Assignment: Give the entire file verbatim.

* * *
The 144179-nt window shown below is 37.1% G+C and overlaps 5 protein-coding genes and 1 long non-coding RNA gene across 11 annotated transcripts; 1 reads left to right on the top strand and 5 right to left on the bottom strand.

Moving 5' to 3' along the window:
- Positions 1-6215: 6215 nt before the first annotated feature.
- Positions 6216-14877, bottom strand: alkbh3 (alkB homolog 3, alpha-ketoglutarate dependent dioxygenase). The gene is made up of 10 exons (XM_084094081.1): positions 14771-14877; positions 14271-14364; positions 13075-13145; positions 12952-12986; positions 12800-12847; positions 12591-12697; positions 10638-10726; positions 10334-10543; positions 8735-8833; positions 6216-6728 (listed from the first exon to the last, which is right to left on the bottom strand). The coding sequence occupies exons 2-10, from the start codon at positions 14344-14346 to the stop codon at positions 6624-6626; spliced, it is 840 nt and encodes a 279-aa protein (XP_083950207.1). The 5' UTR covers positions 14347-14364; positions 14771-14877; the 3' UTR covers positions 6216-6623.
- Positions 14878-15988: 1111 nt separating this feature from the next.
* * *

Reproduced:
The 144179-nt window shown below is 37.1% G+C and overlaps 5 protein-coding genes and 1 long non-coding RNA gene across 11 annotated transcripts; 1 reads left to right on the top strand and 5 right to left on the bottom strand.

Moving 5' to 3' along the window:
- Positions 1-6215: 6215 nt before the first annotated feature.
- Positions 6216-14877, bottom strand: alkbh3 (alkB homolog 3, alpha-ketoglutarate dependent dioxygenase). The gene is made up of 10 exons (XM_084094081.1): positions 14771-14877; positions 14271-14364; positions 13075-13145; positions 12952-12986; positions 12800-12847; positions 12591-12697; positions 10638-10726; positions 10334-10543; positions 8735-8833; positions 6216-6728 (listed from the first exon to the last, which is right to left on the bottom strand). The coding sequence occupies exons 2-10, from the start codon at positions 14344-14346 to the stop codon at positions 6624-6626; spliced, it is 840 nt and encodes a 279-aa protein (XP_083950207.1). The 5' UTR covers positions 14347-14364; positions 14771-14877; the 3' UTR covers positions 6216-6623.
- Positions 14878-15988: 1111 nt separating this feature from the next.